Behind the cover - a neurodivergence design by a neurodivergent designer
31 May, 2023
In a new blog post, we hear from Emily who designed the cover of one of the issues of RCPsych Insight, a cover that features in our current exhibition of RCPsych Insight covers.
My name is Emily and I'm an illustrator, graphic designer and podcaster. I have Sensory Processing Disorder, (diagnosed aged 8). I'm dyslexic (diagnosed at university aged 19) and I am autistic (diagnosed in November 2019, aged 25).
I struggle a lot with my mental health mixed in with these diagnoses but (when I can) I love to create really visual and informative illustrations, graphics and blog posts to help other autistic and sensory people feel less alone. I document my struggles, coping strategies and tips and have created a sense of community through posting these across my social media (where I'm known as @21andsensory). I hope to aid neurotypical people through this work such as parents, carers, teachers, support workers and more, in their understanding of Autism.
As I mentioned I am also a podcaster, I host and produce my very own monthly podcast where I chat to neurodivergent people from all walks of life. I’ve been lucky enough to interview some amazing guests including authors, actors, influencers, Illustrators, artists, TikTokers, educators, activists, writers, speakers, YouTubers, researchers, and scientists to name a few!
I felt very honoured to be approached to design the front cover of the RCPsych Insight Summer 2022 magazine. The title was 'Navigating Neurodivergence' and the front cover image linked to an article that explored the challenges faced by psychiatrists (and other doctors) who are autistic and in training or job roles.
So...this was a big topic and a lot to consider and somehow combine into one striking front cover. I initially chatted to the lovely Gemma who is the Editorial manager for the College and she really explained more about the article and gave me both the time and space I needed to process everything.
I went away and started drawing out some ideas in pencil but was a bit overwhelmed initially because there was so much I wanted to say in one drawing. I had a chat with my mum and we sat down and worked out that actually I could take 'Navigating Neurodivergence' quite literally with a concept based around a maze that someone was trying to navigate around whilst balancing lots of different elements. I came up with another two concept drawings around the idea of balancing multiple things at once and we took the maze concept forward to a final design.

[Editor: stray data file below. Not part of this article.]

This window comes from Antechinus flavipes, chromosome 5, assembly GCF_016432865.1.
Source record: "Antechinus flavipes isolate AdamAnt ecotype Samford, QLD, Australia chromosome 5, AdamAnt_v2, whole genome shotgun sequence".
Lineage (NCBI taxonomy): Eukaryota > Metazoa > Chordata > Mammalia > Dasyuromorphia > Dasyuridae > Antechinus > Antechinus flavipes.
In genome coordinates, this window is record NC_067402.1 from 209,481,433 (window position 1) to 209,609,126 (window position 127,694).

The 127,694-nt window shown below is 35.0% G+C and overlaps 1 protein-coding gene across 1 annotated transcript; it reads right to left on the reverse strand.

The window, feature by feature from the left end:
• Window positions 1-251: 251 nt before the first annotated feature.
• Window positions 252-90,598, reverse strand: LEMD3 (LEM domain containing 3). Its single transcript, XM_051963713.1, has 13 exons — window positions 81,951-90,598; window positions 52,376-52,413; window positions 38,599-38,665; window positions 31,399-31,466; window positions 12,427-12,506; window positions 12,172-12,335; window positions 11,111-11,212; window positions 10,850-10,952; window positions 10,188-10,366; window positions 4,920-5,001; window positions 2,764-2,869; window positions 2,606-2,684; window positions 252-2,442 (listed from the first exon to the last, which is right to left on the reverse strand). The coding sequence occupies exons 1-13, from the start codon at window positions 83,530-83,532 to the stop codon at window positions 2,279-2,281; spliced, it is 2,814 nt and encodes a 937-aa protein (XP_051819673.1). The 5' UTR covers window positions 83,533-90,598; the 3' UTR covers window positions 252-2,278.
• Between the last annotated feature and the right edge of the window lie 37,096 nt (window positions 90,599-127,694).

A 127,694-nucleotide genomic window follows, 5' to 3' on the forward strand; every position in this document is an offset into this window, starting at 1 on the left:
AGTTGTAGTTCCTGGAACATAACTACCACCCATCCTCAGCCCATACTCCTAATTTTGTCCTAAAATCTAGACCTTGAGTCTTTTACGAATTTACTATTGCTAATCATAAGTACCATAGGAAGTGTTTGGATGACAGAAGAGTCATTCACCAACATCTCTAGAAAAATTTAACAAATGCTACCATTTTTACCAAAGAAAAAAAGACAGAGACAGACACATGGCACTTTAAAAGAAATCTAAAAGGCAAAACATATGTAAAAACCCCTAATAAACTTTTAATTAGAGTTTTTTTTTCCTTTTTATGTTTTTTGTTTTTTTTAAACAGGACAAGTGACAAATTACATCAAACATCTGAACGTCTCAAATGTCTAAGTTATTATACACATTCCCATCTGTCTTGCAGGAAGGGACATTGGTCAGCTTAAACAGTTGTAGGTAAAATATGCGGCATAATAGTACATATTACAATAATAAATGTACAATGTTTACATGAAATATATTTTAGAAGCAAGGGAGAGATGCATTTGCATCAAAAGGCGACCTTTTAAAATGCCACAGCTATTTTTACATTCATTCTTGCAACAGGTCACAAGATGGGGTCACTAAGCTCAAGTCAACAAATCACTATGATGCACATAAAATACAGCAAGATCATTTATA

The idea behind my cover design is that the person (representative of an autistic psychiatrist or doctor) is looking down on a maze and is trying to navigate it by getting the four metallic balls to each corner all at once...which is very tricky. It's just like one of those annoying puzzles where you need to get the balls into different places without dislodging one you've already placed!
The person is trying to get these multiple balls past big obstacles like stress, stigma and masking to get to the four positive corners which are balance, career, acceptance and empathy. I wanted to show how much of a balancing act it can be trying to focus on your career and doing the best for your patients whilst also being autistic and needing to prioritise your own wellbeing all at the same time.
The pressure to conform and camouflage autistic traits in a world that is built for the neurotypical brain can cause overwhelming stress, mental health issues and burnout and it really is a delicate balancing act.
I am keen to highlight that however many hard things are in the way of the positives (in both my design and in life) they are still achievable and well worth getting to.
It's so great to hear how the college is leading the way in demonstrating the value of a neurodiverse workforce and that it has been praised for being the first medical royal college to publicly acknowledge neurodivergent doctors. Being autistic and having lived experience can and will only improve doctors’ interactions with neurodivergent patients. Having a shared understanding is key and I hope some of this comes across in my cover design.
Find out more about Emily and her work from her website.